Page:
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Badilisha Lugha KISWAHILI

Kudos to envoys for Karibu en Tanzanie

8th March 2012
Editorial Cartoon

The diplomatic missions of four Francophone countries and over 40 foreign companies are tomorrow expected to launch a 204-page tourist guide aimed at promoting Tanzania’s attractions - in French.

The guide, entitled Karibu en Tanzanie (the French for Welcome to Tanzania), is meant to help French speakers have a smooth and enjoyable stay in the country.

“When you either arrive in Tanzania for the first time or you haven’t stayed long enough, you might find that locating yourself in a new environment isn’t that easy! It takes a lot to organise yourself as information is diversified and, in most cases, there will be nobody to either guide you or provide you with necessary information,” reads the preface to the guide in part.

The preface is signed by Belgian Ambassador Paul Jansen, Canadian High Commissioner Robert Orr, French Ambassador Marcel Escure and Swiss Ambassador Olivier Chave.

The guide takes a typical first-time visitor through a historical perspective of Tanzania as “the cradle of humankind”, the country’s political economy, driving in the chief commercial capital Dar es Salaam, negotiating with landlords and a formula to differentiate time.

According to the guide, time is not counted like in the West as there is a difference of six hours in counting.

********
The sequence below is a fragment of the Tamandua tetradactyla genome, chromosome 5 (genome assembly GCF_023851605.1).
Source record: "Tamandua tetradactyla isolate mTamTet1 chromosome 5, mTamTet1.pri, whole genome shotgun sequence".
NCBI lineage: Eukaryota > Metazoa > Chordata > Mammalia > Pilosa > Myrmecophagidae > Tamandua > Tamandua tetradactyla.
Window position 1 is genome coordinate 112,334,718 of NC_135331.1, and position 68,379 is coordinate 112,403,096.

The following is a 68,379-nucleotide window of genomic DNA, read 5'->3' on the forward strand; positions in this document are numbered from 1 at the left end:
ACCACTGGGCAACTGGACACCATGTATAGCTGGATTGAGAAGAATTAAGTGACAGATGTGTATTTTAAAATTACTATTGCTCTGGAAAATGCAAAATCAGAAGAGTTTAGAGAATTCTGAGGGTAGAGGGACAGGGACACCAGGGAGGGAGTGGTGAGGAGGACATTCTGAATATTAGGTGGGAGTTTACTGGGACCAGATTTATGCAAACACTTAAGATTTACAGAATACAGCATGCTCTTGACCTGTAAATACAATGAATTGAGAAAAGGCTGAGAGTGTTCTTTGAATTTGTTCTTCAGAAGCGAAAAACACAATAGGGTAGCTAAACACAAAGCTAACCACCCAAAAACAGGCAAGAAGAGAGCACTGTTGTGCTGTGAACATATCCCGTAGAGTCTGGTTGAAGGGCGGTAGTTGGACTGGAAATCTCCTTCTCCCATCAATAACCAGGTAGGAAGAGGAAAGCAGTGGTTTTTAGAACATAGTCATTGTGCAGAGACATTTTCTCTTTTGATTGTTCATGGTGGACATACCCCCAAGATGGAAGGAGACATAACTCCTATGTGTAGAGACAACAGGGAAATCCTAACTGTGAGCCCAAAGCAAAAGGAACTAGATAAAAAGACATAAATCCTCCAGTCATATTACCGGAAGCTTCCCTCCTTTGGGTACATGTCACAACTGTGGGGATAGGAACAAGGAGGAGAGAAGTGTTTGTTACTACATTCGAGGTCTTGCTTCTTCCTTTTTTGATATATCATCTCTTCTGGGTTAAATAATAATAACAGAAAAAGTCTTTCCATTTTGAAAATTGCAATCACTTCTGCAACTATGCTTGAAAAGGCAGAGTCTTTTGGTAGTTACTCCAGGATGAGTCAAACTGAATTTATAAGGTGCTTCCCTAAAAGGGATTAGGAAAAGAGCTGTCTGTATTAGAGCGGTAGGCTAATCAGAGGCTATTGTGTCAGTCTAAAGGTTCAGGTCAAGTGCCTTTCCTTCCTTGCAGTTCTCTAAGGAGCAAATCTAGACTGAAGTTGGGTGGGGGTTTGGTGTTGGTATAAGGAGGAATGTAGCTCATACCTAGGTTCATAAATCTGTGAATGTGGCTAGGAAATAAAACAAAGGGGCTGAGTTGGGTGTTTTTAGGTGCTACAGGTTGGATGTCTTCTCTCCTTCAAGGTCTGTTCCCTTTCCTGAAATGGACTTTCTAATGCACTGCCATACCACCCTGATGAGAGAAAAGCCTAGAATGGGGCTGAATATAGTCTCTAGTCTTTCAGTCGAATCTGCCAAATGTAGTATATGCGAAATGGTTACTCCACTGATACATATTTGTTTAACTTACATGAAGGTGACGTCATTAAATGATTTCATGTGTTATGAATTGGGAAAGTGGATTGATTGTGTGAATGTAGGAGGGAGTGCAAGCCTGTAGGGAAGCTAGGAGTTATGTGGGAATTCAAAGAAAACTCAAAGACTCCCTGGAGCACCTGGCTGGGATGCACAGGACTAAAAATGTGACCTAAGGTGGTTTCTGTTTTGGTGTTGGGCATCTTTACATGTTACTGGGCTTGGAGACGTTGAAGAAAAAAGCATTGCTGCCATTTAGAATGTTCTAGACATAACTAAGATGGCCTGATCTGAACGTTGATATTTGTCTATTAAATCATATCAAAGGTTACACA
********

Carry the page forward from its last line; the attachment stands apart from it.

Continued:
Besides, the visitor is also furnished with vital clues on health, security, accommodation, schooling, selected businesses and projects run by investors from the Francophone world, hotels, restaurants and recreational places in some of the Tanzania’s largest cities.

The French Embassy in Dar es Salaam says at least 5,000 free copies of the guide will be distributed by the four diplomatic missions after an official launch in Arusha and Dar es Salaam expected to be attended by representatives of Francophone community, the sponsored the publication project and other stakeholders.

The fact that a revised and much-improved version of such an invaluable publication has seen the light of day is a job well done, and all those who have helped make the sweet dream come deserve kudos.

We say this because it points to a momentous occasion when the embassies and the countries they represent have yet again extended timely support to Tanzania’s development endeavours.

Canada, Belgium and Switzerland have been supporting Tanzania in a wide array of development projects, including industries, mining, agriculture, livestock and fisheries.

For its part, France last year chipped in with support that expedited the construction of the National College of Tourism in Dar es Salaam.

Speaking at the college’s launch in December, President Jakaya Kikwete urged tourist institutions in Tanzania to advertise our national attractions in other major international languages such as French and Japanese. The guide is therefore a clear indication that the embassies have heeded the president’s call.

We believe that efforts to promote our attractions in French will lend significant support to our tourism industry and the national income generally.

Tanzania has vast potential in tourism but it yet to be advertised and developed seriously enough. Having Karibu en Tanzanie is doubtless a superb step forward, but we need to have similar tourist guides in more languages – Japanese, Mandarin, Russian, Hindu, etc. The ball is in our court.

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